WASHINGTON, June 9, 1862.
Major-General BUELL, Booneville:
By general order of yesterday's date the Department of the Mississippi was extended over the whole of the States of Kentucky and Tennessee. This territory, I suppose, falls in your district of that department. It is the disposition of this Department to leave all military operations to the commanding general. At the urgent entreaties of the Kentucky delegation, who represented the State to be in danger, General Boyle was authorized to raise forces in Kentucky and command them, under the impression that you were so remote and so fully occupied that you were unable to give attention to their condition. Much alarm and insecurity continues to be manifested in that State and also in Tennessee. General Boyle, on his own authority, has been ordering troops from Ohio, Indiana, and Illinois, for Nashville, at the instance, he says, of General Dumont. General Morgan has also been telegraphing daily about the greatly superior forces of the enemy threatening him, although at his request he was also authorized to raise recruits. We have no knowledge of his strength. Under these circumstances I would be glad to hear from you your opinion of the actual state of affairs and the condition and strength of the forces in Kentucky and Tennessee. You are at liberty to intrust the command in both States to whomsoever you may deem best qualified to meet the present emergencies. The President is anxious to have speedily some definite information from you on these subjects.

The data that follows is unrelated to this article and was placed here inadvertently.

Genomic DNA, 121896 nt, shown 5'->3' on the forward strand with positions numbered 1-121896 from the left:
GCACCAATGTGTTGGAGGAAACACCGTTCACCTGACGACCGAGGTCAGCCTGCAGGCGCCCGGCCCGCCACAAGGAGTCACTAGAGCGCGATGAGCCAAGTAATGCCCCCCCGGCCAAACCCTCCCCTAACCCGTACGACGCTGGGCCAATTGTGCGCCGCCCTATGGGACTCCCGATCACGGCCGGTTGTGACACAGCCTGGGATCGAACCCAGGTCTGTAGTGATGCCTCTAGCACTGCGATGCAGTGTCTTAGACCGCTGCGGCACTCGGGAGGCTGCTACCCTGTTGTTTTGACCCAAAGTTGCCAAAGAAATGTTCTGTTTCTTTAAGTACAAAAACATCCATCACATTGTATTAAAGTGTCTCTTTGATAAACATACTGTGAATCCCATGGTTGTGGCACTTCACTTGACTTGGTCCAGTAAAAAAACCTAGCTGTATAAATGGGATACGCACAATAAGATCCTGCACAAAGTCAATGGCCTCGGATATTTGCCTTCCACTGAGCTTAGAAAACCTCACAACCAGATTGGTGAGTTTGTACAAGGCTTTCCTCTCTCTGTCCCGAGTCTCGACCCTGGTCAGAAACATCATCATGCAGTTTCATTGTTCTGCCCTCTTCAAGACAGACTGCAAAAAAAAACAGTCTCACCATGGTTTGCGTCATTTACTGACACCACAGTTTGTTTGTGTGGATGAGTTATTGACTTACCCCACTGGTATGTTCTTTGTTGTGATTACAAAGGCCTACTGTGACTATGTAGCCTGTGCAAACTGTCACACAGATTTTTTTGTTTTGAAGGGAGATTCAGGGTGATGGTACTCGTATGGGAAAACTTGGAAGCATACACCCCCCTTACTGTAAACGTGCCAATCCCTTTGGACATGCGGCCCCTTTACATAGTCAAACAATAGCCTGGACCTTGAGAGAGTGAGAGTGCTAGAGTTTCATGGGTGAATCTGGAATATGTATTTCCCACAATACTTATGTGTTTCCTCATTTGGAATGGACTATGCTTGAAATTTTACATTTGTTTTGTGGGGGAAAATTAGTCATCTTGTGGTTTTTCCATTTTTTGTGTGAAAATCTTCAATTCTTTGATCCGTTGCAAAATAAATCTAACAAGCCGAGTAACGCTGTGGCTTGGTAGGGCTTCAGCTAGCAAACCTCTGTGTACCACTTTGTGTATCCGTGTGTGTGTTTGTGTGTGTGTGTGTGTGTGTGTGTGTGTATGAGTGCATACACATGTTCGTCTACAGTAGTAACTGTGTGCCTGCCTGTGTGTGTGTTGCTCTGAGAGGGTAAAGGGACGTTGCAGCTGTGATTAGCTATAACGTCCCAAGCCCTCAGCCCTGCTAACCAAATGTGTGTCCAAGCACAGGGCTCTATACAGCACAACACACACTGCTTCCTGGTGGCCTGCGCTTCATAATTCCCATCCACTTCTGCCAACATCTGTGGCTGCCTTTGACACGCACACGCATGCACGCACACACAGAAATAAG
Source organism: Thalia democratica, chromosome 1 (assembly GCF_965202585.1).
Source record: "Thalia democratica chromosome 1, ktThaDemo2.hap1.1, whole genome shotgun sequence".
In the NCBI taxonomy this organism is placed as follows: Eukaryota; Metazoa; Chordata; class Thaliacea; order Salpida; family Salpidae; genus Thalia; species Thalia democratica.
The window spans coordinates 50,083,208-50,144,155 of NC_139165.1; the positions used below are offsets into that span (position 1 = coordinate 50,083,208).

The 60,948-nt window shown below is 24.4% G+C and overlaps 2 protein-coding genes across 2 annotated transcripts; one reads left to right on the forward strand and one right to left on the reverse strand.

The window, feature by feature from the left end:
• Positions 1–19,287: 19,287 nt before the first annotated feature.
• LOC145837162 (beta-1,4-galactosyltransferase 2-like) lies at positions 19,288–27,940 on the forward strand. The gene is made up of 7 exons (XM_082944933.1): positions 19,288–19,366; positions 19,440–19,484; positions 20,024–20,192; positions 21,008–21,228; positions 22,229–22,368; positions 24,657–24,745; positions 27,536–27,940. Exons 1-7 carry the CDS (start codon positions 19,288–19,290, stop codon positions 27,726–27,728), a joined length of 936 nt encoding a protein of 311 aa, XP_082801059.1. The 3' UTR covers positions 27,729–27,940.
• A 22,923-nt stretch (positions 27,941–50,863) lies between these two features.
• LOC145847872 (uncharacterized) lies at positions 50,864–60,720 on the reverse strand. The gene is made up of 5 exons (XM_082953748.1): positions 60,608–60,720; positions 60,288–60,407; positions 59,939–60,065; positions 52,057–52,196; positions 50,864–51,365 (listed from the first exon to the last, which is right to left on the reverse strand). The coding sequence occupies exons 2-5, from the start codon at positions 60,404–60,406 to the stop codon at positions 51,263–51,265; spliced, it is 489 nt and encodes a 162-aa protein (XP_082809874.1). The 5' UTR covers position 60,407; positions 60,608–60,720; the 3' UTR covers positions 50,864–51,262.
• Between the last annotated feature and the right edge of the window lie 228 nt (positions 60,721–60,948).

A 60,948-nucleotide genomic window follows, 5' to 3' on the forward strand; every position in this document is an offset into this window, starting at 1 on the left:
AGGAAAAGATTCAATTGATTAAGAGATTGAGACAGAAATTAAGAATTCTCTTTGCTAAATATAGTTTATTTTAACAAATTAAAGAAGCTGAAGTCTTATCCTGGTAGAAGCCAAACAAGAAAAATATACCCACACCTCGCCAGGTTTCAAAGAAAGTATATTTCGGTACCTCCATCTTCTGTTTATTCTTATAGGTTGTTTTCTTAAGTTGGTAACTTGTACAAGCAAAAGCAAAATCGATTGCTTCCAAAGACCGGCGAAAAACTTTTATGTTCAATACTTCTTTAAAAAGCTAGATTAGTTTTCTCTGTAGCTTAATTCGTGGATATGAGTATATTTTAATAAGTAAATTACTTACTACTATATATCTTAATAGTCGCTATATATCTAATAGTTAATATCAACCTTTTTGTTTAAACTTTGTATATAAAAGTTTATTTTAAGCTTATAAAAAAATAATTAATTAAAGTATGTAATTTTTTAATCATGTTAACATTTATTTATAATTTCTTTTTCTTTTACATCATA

EDWIN M. STANTON,
Secretary of War.
BOONEVILLE, MISS., June 9, 1862.
Hon. E. M. STANTON,
Secretary of War:
Your dispatch is received. There is undoubtedly abundant cause for prudent and prompt action, but none I think, for serious anxiety, now that the disposition of the enemy at Corinth-for it amounts to that, in one source or another-leaves a large force available for operations in Kentucky and Tennessee, where it is certainly very much needed. The necessity for concentrating a heavy force upon Corinth almost denuded Kentucky, and left barely a sufficient force for an active defensive position in Middle Tennessee, to suit the state of things at that time. The rebel authorities have taken advantage of this reduction of our forces in Tennessee-from which they were not yet entirely expelled-to increase their strength there, to threaten preparations, and that has given confidence and activity to the lawless and disloyal element in Kentucky. My disposition of the troops left in Tennessee had in view the defense of Nashville and Middle Tennessee against invasion by the view the defense of Nashville and Middle Tennessee against invasion by the way of Chattanooga and Stevenson or directly from East Tennessee, and finally active operations against the Memphis and Charleston Railroad between Decatur and Bridgeport, if circumstances favored it. The latter was very happily accomplished by General Mitchel's activity and energy. Security against an attack from East Tennessee, and after that the expulsion of the rebels from Tennessee entirely, are now matters of very pressing importance. I hope General Mitchel will be able to effect the first until more troops can be thrown in. The second will require all the troops that came from there. The rebels have